The poker world is constantly evolving, and therefore so too must the operators within the space. As evidenced by the crescendo of impassioned players speaking out on social media, in forums, in surveys and in emails, we’d be remiss not to acknowledge the fractured relationship endured by some of our players. I view this new role as an opportunity to help bridge that gap. As a company, we can and should be putting more effort into ensuring the experience we provide is in harmony with players’ expectations. I hope that’s something we can all agree on.
On May 1st, during PokerStars Championship Monte Carlo, operating in my new capacity for the first time, I organized an open-forum, round-table discussion session, offering a group of players (pros and amateurs alike) an audience with senior executives from the business – a Player’s Advisory Council if you will. There’s your full-circle moment. Daniel Negreanu was there too.
During our session in Monaco, no topic was off limits. Our conversations were both passionate and constructive. The players who volunteered their time and energy to participate are undeniably invested in the best interest of the game and served as tremendous representatives of the poker community. I believe it was a productive step in the right direction.
Before accepting this new role and responsibility, I sought assurances from the executive team that I would be provided with the necessary resources and support to carry out these duties authentically. I promise you, I wouldn’t be writing this now if I didn’t feel confident in their commitment. Will we be able to action every new idea, every complaint, or every request? Of course not. But getting better aligned with our customers can only lead to a better situation for everyone. Here’s a prime example:
Last August, prior to EPT Barcelona, PokerStars Live announced its tours would be moving to a 20% prizepool and payout model, effective immediately. We believed this change would be good for the game, providing more winning moments to a greater number of people. The decision was met with significant fervor, proving unpopular with many.
In Monaco, we dissected this topic with Player’s Council participants rather extensively. The result: Unanimous support for a 15% model. As well, returns from a major survey issued to anyone who played a PokerStars Live event in 2016 reaffirmed the council’s position, revealing widespread support for a return to the 15% model. More than 80% of survey respondents indicated a preference for top-heavy payouts.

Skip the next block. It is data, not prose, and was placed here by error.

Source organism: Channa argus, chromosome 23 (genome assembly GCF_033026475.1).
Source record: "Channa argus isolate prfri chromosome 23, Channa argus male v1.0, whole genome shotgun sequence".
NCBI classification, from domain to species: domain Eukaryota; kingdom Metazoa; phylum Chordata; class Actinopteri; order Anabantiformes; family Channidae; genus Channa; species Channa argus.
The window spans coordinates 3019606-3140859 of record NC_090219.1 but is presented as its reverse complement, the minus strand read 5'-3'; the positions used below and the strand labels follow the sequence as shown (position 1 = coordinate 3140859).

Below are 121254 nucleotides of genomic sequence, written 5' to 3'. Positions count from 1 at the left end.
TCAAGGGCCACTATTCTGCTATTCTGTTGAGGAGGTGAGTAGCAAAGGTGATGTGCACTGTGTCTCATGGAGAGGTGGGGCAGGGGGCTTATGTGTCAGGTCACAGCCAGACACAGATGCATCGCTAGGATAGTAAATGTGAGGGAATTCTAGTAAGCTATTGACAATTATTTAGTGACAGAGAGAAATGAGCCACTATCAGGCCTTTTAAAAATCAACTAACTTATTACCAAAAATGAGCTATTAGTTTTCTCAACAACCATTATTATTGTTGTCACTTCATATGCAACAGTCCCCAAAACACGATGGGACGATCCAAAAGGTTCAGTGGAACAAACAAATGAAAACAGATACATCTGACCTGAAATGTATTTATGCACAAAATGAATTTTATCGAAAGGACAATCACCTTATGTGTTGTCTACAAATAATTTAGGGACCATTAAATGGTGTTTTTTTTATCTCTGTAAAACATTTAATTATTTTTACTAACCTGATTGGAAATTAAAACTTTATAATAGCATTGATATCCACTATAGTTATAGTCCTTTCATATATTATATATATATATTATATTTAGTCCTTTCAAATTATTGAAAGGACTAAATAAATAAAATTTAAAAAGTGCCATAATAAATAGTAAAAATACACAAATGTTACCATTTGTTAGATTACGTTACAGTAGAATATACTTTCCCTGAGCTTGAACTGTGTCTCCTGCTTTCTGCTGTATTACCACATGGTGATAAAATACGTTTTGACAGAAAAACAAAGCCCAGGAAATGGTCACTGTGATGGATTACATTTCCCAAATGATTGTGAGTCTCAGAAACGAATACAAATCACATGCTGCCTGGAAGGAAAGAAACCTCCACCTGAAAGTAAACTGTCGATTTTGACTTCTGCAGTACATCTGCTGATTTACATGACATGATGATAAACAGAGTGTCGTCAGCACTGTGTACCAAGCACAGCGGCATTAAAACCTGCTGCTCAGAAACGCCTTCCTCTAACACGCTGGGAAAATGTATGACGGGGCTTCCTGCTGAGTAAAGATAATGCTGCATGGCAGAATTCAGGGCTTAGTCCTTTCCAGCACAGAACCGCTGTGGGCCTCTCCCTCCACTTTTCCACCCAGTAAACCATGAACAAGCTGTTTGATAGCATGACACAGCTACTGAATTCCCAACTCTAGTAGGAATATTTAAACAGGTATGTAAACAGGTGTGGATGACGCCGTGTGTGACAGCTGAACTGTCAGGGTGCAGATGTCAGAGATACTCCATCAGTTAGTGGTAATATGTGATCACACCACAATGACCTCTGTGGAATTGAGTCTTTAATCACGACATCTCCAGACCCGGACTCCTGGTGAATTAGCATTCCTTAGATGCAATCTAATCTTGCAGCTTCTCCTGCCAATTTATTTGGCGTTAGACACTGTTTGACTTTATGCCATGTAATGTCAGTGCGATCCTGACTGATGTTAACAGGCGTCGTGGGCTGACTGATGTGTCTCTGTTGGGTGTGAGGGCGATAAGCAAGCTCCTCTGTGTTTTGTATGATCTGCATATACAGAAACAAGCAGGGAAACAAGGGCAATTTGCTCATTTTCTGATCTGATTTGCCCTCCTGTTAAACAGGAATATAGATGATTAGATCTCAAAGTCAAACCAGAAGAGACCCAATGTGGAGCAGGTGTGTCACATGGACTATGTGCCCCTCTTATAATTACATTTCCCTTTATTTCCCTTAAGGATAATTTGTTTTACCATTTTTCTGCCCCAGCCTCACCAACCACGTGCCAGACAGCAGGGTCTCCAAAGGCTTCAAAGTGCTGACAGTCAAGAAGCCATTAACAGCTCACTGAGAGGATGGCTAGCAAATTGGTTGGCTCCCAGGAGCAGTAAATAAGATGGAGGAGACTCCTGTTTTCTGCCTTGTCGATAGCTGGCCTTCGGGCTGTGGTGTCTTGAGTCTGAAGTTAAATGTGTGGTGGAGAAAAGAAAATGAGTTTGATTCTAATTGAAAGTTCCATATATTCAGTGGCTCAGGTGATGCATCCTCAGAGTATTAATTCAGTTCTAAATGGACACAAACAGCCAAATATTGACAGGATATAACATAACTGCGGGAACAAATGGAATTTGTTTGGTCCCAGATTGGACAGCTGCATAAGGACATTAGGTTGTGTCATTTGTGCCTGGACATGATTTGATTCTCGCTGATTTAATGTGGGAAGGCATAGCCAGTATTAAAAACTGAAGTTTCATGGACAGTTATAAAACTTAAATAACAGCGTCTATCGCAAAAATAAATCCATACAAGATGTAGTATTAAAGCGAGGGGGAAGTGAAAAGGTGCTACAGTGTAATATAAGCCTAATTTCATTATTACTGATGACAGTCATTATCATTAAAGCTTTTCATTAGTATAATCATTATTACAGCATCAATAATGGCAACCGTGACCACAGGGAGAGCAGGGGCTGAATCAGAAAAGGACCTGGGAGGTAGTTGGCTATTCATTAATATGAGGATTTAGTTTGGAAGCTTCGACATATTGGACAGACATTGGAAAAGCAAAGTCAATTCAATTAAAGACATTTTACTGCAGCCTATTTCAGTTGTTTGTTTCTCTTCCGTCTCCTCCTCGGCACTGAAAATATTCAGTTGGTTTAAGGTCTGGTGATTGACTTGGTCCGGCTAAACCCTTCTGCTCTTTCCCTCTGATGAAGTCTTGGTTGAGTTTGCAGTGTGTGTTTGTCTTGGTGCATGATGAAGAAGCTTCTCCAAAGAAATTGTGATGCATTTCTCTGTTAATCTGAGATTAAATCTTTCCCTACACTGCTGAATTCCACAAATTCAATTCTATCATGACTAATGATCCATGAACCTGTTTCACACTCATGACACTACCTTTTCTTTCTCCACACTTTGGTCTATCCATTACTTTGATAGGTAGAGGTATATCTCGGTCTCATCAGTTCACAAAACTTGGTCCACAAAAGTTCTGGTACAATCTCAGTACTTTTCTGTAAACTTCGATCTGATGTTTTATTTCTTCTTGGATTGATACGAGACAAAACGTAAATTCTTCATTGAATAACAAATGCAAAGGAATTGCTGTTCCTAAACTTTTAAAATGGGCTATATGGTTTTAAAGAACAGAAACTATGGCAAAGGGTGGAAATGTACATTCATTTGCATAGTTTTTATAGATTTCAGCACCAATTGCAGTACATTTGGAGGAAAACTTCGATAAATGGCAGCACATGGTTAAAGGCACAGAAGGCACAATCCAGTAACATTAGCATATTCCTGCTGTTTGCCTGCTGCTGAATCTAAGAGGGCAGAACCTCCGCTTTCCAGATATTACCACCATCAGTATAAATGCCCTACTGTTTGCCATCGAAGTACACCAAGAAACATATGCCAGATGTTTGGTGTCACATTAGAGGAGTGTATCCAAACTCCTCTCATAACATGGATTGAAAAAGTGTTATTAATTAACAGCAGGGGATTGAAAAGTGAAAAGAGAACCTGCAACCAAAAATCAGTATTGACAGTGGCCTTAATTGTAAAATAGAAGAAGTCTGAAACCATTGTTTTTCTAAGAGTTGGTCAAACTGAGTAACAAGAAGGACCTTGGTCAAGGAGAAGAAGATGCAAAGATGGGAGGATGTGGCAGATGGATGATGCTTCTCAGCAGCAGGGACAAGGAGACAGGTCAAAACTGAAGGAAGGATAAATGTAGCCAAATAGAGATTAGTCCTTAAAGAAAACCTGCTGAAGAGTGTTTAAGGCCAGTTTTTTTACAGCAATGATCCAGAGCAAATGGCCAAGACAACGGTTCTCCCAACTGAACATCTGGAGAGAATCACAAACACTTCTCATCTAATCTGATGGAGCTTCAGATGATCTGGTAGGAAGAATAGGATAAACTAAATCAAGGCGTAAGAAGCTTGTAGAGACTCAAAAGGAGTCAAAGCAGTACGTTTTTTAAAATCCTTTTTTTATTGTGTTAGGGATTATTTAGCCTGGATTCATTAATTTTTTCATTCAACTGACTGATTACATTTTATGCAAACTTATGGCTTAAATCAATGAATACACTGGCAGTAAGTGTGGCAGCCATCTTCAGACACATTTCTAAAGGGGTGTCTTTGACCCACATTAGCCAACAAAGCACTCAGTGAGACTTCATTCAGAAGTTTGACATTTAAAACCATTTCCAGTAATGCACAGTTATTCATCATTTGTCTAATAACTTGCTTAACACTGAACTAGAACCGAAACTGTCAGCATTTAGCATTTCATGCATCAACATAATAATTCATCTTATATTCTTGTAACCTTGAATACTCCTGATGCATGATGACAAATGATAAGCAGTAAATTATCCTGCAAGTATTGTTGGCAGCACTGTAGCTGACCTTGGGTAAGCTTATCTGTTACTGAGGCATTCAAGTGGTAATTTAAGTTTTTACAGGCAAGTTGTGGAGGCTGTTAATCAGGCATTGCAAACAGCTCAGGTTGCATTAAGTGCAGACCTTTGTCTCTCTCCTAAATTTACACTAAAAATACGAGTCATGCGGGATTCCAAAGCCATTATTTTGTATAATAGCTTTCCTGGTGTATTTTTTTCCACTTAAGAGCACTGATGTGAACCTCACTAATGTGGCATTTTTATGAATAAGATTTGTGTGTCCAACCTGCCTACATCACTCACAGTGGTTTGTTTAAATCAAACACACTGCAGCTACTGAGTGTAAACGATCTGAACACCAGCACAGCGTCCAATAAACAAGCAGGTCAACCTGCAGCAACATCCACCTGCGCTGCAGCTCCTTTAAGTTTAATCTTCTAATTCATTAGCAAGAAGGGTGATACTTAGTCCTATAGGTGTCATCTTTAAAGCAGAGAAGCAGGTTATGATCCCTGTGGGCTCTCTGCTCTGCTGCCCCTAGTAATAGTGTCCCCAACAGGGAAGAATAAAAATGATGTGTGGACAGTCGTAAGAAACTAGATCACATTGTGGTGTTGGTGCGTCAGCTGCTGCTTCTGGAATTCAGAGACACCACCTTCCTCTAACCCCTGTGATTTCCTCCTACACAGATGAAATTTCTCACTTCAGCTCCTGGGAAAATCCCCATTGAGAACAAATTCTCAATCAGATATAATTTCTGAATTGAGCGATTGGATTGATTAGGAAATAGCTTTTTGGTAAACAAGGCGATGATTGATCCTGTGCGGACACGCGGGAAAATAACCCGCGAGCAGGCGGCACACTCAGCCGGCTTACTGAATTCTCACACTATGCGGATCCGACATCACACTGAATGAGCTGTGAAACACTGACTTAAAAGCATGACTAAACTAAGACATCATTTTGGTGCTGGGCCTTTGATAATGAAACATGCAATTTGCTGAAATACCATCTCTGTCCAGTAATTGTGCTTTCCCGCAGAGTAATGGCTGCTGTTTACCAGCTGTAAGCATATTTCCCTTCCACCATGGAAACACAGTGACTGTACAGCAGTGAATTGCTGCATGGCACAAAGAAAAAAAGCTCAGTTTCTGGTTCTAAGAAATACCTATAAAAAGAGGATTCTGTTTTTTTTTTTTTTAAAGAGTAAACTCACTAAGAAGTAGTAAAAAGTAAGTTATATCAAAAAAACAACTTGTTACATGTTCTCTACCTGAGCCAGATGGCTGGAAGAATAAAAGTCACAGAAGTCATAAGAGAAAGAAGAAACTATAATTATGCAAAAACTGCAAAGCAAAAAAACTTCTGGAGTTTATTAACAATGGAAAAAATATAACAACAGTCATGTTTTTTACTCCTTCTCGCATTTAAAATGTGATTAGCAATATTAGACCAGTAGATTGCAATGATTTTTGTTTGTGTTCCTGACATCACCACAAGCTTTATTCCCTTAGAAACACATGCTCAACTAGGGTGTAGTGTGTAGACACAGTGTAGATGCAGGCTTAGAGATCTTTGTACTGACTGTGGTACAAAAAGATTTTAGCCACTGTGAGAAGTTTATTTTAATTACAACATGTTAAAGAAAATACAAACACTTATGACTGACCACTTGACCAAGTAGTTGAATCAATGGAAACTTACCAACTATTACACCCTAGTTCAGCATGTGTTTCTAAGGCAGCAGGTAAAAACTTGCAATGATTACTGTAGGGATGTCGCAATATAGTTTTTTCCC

No question about it, the players have spoken. As a result, effective immediately, all PokerStars Live events will utilize a 15% distribution model, starting with PokerStars Festival Chile and PokerStars Championship Sochi later this month.
I am beyond optimistic that this will be the first of many victories resulting from a closer working relationship with you, our players. We are also working on some exciting new qualifying options for future live events, creating more opportunities for our online player base to access the live event realm and experience the brand in 3d.
So what’s next? Our team left Monaco very encouraged by the outcome of our first Player’s Advisory Council. As a result, we plan to host as many as four sessions annually at future Championship stops; the next being PSC Barcelona in August. If you’d like to participate, please drop me a note at the email address below.
While our first Player’s Advisory Council session debuted with the intention of servicing PokerStars Live events, we acknowledge the fact that live events and online poker are not mutually exclusive. With that in mind, we’ve offered Severin Rasset, the group’s Director of Poker Innovation and Operations, a permanent seat at the table at all future Player’s Advisory Council meetings. Recognizing the importance of improving the quality of our dialogue with players, Severin has also committed to hosting additional sessions at future live events, dedicated solely to all things online.
In this new role, my travel schedule just got a whole lot busier, so if you see me out on tour, please introduce yourself! I pledge to keep a clear and open line of communication with all of you, as we begin to write the next chapter of PokerStars Live events together. In the meantime, please keep an eye on this space. I plan to use this platform to continue our dialogue as we work towards bridging the gap.
My father and I often reminisce about our old Thursday night home games, the early days of online poker, and what I’d be doing with my life today, had he not been glued to a computer screen one unsuspecting summer day, 15 years ago.
Friends say I might’ve made a decent lawyer. Me? I’m just glad my old man discovered Texas.
Garry Gates is Senior Consultant of Player Affairs for PokerStars Live and can be contacted on Twitter @GarryGates, or by email at: firstname.lastname@example.org